One woman’s feminine influence on the Arab World
Text Sophie Ibbotson
“The tourist travels in his own atmosphere like a snail in his shell and stands, as it were, on his own perambulating doorstep to look at the continents of the world. But if you discard all this, and sally forth with a leisurely and blank mind, there is no knowing what may not happen to you.”
You should be careful which books you give your daughters, because you never know what irrepressible, adventurous spirit they might engender. For Freya Stark (1893–1993), the desire to escape and explore was sown on her ninth birthday when she was given One Thousand and One Nights, the famous collection of Arabian tales.
Stark’s Early Childhood
The child of Bohemian painters, she spent her early years dragged around rural Europe before her mother became enamoured with an Italian Count, following him to Italy. A freak accident in the Count’s carpet factory – Stark’s hair became caught in a piece of machinery and it was ripped off, along with an ear and part of her scalp – left the teenager seriously disfigured. Her chances of making a good marriage match quashed, she resigned herself to being her mother’s carer and companion.
Stark’s early years equipped her with an aptitude for languages. In spite of receiving no formal education, she spoke English, Italian and German as well as Latin. In her late thirties, a Professor suggested Stark take up Arabic. It was shortly after the first world war when the Middle East was in flux that Stark became desperate for any opportunity which might allow her to leave her life of drudgery in Italy behind. When her sister, Vera, died from a miscarriage in 1926, Stark concluded that her true cause of death was that she had let other people decide how she would live. Stark was not going to make the same mistake.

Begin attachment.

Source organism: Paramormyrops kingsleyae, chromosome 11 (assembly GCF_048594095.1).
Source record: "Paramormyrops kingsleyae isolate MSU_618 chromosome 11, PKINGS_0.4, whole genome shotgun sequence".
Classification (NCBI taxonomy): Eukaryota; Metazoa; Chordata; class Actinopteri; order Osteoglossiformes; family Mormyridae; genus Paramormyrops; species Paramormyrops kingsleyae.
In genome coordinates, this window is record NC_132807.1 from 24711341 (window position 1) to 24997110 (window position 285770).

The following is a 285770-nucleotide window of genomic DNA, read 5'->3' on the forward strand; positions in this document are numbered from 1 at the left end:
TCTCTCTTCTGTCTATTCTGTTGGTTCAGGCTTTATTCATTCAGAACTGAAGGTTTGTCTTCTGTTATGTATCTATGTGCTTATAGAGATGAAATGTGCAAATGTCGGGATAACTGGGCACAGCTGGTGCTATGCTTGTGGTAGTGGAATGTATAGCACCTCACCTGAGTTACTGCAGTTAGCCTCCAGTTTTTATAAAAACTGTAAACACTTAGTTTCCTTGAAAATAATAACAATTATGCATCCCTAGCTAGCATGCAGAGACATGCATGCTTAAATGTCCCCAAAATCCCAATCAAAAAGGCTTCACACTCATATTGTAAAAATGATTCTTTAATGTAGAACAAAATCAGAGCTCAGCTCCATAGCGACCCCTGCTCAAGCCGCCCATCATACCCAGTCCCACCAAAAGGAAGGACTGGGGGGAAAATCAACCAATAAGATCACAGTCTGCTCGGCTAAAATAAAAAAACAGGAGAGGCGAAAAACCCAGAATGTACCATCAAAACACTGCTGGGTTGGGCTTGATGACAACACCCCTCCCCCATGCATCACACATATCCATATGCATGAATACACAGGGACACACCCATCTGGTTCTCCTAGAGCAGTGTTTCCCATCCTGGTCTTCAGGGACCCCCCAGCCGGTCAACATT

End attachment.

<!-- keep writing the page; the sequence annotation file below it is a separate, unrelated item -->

First Forays Abroad
And so, in 1927 at the age of 34, Stark boarded a cargo ship bound for Beirut, with scant funds in her pocket. For the first time in her life, she could come and go as she pleased. Everywhere seemed bursting with possibilities.
In the 1920s, the Middle East was a mess. The Ottoman Empire had collapsed and Britain and France held a series of officially temporary mandates, which showed little sign of giving way to the independent states which the Arabs had been promised. Many of the Bedouin tribes had been brutally suppressed and their territories were governed by martial law. None of this fazed Stark. If anything, it made her more curious.
Setting out from Damascus on a donkey accompanied by an English lady friend and a Druze guide, Stark ventured straight into these forbidden lands. She prided herself on travelling light – three baggage mules, two tents and three servants – and taking rough routes through the countryside. When Stark did run into French Army officers, she lied through her teeth, claiming to have been misdirected by her Thomas Cook guidebook. Likewise, whilst temporarily imprisoned as a suspected spy, she charmed her French keepers into accompanying her on horse rides and local sightseeing trips, and to join her for dinner.
Roaming the Middle East